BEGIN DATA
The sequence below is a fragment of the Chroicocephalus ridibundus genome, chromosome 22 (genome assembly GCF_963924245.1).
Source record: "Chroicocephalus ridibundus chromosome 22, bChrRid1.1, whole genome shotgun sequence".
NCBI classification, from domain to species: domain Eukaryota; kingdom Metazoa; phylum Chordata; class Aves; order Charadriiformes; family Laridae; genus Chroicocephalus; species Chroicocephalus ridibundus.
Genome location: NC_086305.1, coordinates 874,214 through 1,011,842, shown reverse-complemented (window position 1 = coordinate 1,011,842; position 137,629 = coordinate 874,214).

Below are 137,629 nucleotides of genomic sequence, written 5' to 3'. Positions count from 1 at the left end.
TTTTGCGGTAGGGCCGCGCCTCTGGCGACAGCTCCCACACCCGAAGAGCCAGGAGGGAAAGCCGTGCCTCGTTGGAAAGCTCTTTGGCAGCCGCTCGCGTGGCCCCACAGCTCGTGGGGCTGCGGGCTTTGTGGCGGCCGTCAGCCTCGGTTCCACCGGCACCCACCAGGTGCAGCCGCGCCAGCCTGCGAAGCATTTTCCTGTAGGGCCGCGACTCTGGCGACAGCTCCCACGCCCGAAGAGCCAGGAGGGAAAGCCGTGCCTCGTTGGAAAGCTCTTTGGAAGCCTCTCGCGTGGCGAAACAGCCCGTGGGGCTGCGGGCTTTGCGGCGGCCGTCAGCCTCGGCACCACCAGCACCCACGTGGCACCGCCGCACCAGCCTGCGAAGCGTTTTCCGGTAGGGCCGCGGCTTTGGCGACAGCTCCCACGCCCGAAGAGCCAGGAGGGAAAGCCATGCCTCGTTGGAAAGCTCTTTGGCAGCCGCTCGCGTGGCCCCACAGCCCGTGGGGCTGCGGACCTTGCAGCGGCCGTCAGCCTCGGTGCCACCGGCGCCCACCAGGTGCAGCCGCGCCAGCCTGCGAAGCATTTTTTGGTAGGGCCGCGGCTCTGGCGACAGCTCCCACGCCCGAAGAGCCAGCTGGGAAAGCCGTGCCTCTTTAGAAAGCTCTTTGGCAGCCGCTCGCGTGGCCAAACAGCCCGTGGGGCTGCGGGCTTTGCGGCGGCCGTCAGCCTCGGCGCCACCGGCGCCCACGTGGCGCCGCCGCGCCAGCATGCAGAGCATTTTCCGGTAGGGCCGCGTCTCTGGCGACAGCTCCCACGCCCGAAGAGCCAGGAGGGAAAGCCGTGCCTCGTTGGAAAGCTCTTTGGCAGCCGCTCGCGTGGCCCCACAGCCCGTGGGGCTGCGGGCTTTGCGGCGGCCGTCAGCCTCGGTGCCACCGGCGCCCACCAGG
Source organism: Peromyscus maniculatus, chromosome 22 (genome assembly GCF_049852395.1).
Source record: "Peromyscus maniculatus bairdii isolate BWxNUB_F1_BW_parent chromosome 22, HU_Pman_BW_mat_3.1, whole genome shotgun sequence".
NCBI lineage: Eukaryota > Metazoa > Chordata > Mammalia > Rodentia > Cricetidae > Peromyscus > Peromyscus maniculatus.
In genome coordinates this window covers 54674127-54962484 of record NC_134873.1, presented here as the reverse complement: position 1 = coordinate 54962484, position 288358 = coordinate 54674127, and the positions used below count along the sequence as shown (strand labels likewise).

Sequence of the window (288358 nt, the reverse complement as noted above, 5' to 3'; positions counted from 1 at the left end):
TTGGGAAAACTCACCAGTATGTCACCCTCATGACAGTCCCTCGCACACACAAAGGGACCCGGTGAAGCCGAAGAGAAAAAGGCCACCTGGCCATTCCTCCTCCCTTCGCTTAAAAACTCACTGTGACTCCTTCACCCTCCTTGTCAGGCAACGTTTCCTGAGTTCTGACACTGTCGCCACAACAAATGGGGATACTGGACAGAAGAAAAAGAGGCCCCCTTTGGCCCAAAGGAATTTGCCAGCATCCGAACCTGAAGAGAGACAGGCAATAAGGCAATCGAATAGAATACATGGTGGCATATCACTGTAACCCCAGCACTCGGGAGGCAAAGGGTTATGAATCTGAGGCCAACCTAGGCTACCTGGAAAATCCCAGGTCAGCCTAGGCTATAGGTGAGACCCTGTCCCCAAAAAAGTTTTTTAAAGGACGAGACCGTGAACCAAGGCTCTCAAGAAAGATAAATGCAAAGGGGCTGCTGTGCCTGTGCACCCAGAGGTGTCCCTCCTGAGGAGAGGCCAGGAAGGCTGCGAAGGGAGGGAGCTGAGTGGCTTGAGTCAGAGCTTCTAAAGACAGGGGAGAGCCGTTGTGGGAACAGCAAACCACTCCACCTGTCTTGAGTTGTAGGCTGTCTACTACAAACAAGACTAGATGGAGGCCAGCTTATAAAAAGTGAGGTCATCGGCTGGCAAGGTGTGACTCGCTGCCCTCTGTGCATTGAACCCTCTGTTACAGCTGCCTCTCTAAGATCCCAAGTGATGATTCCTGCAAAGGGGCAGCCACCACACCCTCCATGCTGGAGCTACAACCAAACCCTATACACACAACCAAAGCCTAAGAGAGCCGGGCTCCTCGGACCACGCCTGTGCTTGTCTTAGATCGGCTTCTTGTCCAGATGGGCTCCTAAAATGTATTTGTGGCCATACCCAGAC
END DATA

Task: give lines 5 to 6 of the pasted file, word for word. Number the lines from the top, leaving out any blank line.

Below are 137,629 nucleotides of genomic sequence, written 5' to 3'. Positions count from 1 at the left end.
TTTTGCGGTAGGGCCGCGCCTCTGGCGACAGCTCCCACACCCGAAGAGCCAGGAGGGAAAGCCGTGCCTCGTTGGAAAGCTCTTTGGCAGCCGCTCGCGTGGCCCCACAGCTCGTGGGGCTGCGGGCTTTGTGGCGGCCGTCAGCCTCGGTTCCACCGGCACCCACCAGGTGCAGCCGCGCCAGCCTGCGAAGCATTTTCCTGTAGGGCCGCGACTCTGGCGACAGCTCCCACGCCCGAAGAGCCAGGAGGGAAAGCCGTGCCTCGTTGGAAAGCTCTTTGGAAGCCTCTCGCGTGGCGAAACAGCCCGTGGGGCTGCGGGCTTTGCGGCGGCCGTCAGCCTCGGCACCACCAGCACCCACGTGGCACCGCCGCACCAGCCTGCGAAGCGTTTTCCGGTAGGGCCGCGGCTTTGGCGACAGCTCCCACGCCCGAAGAGCCAGGAGGGAAAGCCATGCCTCGTTGGAAAGCTCTTTGGCAGCCGCTCGCGTGGCCCCACAGCCCGTGGGGCTGCGGACCTTGCAGCGGCCGTCAGCCTCGGTGCCACCGGCGCCCACCAGGTGCAGCCGCGCCAGCCTGCGAAGCATTTTTTGGTAGGGCCGCGGCTCTGGCGACAGCTCCCACGCCCGAAGAGCCAGCTGGGAAAGCCGTGCCTCTTTAGAAAGCTCTTTGGCAGCCGCTCGCGTGGCCAAACAGCCCGTGGGGCTGCGGGCTTTGCGGCGGCCGTCAGCCTCGGCGCCACCGGCGCCCACGTGGCGCCGCCGCGCCAGCATGCAGAGCATTTTCCGGTAGGGCCGCGTCTCTGGCGACAGCTCCCACGCCCGAAGAGCCAGGAGGGAAAGCCGTGCCTCGTTGGAAAGCTCTTTGGCAGCCGCTCGCGTGGCCCCACAGCCCGTGGGGCTGCGGGCTTTGCGGCGGCCGTCAGCCTCGGTGCCACCGGCGCCCACCAGG